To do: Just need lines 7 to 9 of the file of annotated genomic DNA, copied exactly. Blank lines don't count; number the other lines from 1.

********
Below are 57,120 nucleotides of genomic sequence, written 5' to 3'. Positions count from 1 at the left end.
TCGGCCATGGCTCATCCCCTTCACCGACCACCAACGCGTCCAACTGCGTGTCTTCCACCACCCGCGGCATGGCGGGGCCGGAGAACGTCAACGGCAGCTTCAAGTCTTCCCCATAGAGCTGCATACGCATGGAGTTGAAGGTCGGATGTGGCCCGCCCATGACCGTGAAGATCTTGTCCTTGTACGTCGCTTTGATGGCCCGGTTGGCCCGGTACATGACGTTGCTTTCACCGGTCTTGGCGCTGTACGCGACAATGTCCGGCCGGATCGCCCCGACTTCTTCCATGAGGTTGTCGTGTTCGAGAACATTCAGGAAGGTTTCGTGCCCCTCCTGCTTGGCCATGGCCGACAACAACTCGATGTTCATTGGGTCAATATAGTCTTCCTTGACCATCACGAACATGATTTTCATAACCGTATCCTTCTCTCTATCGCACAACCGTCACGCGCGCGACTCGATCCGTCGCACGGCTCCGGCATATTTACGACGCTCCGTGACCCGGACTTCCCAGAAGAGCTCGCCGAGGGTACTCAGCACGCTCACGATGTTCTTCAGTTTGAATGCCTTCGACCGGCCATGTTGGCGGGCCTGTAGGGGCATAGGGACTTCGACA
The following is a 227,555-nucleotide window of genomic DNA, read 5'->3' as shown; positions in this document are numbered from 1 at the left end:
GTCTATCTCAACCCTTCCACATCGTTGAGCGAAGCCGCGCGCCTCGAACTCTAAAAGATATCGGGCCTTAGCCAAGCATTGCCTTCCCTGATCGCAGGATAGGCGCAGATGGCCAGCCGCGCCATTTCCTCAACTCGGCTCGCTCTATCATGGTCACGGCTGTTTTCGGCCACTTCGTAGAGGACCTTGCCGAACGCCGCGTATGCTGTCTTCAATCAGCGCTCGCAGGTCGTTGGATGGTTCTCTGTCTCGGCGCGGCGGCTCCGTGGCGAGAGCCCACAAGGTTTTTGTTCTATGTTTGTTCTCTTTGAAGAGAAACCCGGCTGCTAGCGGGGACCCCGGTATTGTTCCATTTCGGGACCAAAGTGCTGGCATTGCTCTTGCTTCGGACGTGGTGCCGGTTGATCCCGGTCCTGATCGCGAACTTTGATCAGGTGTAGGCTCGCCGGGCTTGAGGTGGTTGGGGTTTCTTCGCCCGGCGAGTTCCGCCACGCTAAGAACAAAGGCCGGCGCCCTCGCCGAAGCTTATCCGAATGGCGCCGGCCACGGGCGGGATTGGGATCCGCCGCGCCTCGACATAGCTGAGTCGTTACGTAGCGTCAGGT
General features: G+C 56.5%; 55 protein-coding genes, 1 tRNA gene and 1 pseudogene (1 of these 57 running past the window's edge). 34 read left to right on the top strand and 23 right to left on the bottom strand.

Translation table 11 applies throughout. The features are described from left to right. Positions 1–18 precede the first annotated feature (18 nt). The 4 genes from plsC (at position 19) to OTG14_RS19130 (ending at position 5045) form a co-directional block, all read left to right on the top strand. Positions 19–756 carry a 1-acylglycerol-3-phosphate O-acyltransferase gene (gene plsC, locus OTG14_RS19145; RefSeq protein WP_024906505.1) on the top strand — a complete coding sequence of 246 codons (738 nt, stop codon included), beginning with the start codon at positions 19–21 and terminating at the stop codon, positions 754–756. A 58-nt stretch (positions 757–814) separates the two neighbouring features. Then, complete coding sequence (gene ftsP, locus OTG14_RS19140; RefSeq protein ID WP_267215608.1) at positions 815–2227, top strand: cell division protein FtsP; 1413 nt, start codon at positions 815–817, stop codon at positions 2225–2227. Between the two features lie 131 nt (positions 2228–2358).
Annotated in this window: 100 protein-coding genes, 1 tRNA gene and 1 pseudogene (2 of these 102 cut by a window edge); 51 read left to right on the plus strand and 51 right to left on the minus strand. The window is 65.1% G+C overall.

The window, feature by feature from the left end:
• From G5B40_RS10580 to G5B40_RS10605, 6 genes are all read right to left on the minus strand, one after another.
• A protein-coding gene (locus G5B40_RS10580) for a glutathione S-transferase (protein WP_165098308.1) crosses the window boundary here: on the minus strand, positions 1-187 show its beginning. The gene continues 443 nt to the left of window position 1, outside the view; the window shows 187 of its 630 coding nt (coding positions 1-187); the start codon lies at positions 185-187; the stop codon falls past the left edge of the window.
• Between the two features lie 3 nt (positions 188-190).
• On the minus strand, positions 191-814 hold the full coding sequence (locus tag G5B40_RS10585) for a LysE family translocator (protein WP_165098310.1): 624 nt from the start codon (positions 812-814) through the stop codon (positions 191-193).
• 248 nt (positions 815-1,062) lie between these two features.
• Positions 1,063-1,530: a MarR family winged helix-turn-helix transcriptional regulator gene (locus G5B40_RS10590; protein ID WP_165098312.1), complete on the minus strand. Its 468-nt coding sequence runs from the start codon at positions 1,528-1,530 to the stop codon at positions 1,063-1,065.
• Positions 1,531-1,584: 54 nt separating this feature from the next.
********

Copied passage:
Annotated in this window: 100 protein-coding genes, 1 tRNA gene and 1 pseudogene (2 of these 102 cut by a window edge); 51 read left to right on the plus strand and 51 right to left on the minus strand. The window is 65.1% G+C overall.

The window, feature by feature from the left end:
• From G5B40_RS10580 to G5B40_RS10605, 6 genes are all read right to left on the minus strand, one after another.